COVID-19 funding that could help develop and manufacture new vaccines more quickly has been stalled in Congress for months.

“There’s no Operation Warp Speed,” said Eric Topol, professor of molecular medicine at Scripps Research. “So it’s moving very slowly. But at least it’s moving.” 

Leana Wen, a public health professor at George Washington University, wrote in a Washington Post op-ed this week that the U.S. needs “urgent investment” in next-generation vaccines and “we need an ‘Operation Warp Speed Part 2.’” 

Administration health officials pointed to funding when asked about next-generation vaccines at a press briefing on Tuesday.

“We need resources to continue that effort and to accelerate that effort,” said Anthony Fauci, the government’s top infectious disease expert. “So although we’re doing a lot and the field looks promising, in order to continue it, we really do need to have a continual flow of resources to do that.” 

But COVID-19 funding has been stuck in Congress for months. Republicans have long said they do not see any urgency in approving the money. Democrats, while generally calling for the funding, have been caught up in their own internal divisions, like when a group of House Democrats objected to a way to pay for the new funding in March.

“Of course more funding would accelerate some parts of the development,” Karin Bok, acting deputy director of the National Institutes of Health’s (NIH) Vaccine Research Center, said in an interview.  

She also cautioned that development of next-generation vaccines like nasal vaccines would take longer than the original vaccines, because less groundwork has been laid over the preceding years.  

Experts stress that even for BA.5, the current vaccines still provide important protection against severe disease and hospitalization, and are urging people to get their booster shots now. But there is potential for further improvement in the vaccines as well.

Aside from funding, another obstacle is obtaining copies of the existing COVID-19 vaccines for use in research, said Pamela Bjorkman, a California Institute of Technology professor working on a next-generation vaccine. 

“I would say we’ve wasted at least six months,” with various procedural hurdles on that front, she said. “It’s just ridiculous.” 

For example, she said at one point when her team was able to get access to the AstraZeneca COVID-19 vaccine, it then took two or three months to get an import permit to send it from the United Kingdom.

“This is a hot topic,” Bok, of the NIH, said of access to existing vaccine doses for researchers. “The government is working very hard on an agreement with the companies to provide it to us and to all the investigators…that are funded by NIH.” 

Asked about providing vaccine doses for researchers and any talks with the administration on that front, a Moderna spokesperson said: “We do provide vaccine in certain investigator-initiated studies where physicians and scientists propose research they have designed and want to conduct with our support,” pointing to a South African study as an example.  

More broadly, the White House says it is working on accelerating next-generation vaccine research and will have more announcements soon.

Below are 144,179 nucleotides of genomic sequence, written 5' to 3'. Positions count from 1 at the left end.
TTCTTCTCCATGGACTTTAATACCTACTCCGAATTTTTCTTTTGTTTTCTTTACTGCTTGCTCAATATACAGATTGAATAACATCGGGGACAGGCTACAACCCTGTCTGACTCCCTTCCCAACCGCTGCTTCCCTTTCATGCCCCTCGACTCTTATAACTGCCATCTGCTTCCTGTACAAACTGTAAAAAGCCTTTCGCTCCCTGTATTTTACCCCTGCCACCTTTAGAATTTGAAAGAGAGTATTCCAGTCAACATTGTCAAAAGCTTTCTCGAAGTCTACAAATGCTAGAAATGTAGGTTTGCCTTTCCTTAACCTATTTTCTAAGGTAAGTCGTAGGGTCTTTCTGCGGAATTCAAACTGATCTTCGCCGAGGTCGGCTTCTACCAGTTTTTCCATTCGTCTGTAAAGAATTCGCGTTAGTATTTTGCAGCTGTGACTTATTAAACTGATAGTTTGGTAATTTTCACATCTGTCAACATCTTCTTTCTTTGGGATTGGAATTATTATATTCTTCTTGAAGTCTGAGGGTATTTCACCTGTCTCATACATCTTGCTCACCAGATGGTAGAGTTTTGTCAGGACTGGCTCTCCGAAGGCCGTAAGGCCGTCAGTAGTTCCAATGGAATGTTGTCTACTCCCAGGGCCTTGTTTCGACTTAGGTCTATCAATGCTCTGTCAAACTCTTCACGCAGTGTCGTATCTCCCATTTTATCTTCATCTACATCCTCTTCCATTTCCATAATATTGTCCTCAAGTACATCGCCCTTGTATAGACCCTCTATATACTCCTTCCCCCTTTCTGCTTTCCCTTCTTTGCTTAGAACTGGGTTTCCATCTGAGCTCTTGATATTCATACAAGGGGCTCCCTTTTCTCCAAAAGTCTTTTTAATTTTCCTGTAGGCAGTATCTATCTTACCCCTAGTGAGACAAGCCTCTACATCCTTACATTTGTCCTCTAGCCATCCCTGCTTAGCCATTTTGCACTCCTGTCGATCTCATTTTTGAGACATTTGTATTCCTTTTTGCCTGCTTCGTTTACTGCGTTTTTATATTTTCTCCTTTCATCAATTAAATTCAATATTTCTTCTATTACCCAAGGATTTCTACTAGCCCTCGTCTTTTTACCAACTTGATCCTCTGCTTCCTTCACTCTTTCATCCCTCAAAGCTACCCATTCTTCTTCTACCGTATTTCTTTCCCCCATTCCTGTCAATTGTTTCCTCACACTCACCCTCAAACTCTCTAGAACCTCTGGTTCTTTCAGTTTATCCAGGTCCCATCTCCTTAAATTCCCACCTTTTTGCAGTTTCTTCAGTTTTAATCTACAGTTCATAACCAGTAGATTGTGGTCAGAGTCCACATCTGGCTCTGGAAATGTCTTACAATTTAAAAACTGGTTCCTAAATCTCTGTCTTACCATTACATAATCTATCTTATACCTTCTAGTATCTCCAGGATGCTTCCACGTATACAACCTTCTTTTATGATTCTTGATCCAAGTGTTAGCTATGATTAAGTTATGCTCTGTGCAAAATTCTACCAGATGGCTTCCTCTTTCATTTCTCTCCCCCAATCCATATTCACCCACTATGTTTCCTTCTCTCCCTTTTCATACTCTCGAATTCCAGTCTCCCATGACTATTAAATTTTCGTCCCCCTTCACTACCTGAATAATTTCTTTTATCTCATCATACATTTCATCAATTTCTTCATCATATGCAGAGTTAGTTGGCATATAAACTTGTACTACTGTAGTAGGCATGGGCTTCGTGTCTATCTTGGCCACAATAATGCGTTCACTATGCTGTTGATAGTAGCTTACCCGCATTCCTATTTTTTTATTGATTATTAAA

“Let me be very clear: We clearly need a true next-generation vaccine,” White House COVID-19 response coordinator Ashish Jha told reporters on Tuesday. 

“You’ll hear more from us in the days and weeks ahead,” he added. “This is something that we have been working quite assiduously on.” 

COVID is not done with us, part six (…seven? eight?)

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The rise of ubiquitous self-testing and the paucity of accurate, timely data from the CDC on COVID numbers has left us feeling our way in the dark in terms of the current state of the pandemic. Clearly there’s a new surge underway, driven by the BA.5 variant. What we can report from our experiences on the road over the past few weeks is that the wave is significant. 

We’re hearing from our health system members that inpatient COVID volumes and COVID-related ED visits are significantly up again—often double or more what they were just two months agoalthough still well below levels of past surges. Length of stay for COVID inpatients is shorter, with fewer ICU visits than during the Delta surge—about the same intensity, proportionally, as during Omicron.

But COVID-related staffing shortages are once again having a real impact on hospitals’ ability to deliver care—clinical and non-clinical staff callouts are at high levels again, as during Omicron.

One piece of good news: masking is back in vogue among many health system executive teams, likely in response to a number of “superspreader” events: gatherings of hospital staff over the past few weeks that resulted in clusters of cases. One system described an all-hands session for anesthesiologists that resulted in more than a dozen cases across the next week—forcing the hospital to cancel procedures. 

We’re worried that this BA.5 surge is just getting started, and with booster uptake stagnating and masking all but nonexistent in the general population, the late summer and early autumn situation could be significantly worse.

Be careful out there.

Gun Violence as a Public Health Issue

Gun violence is a public health problem, but we don’t approach it like one. The debate often gets framed as “guns or no guns” when it isn’t that black and white. In this episode we break down how and why to approach gun violence as a public health problem, what the current research has to say, and what we need to move forward.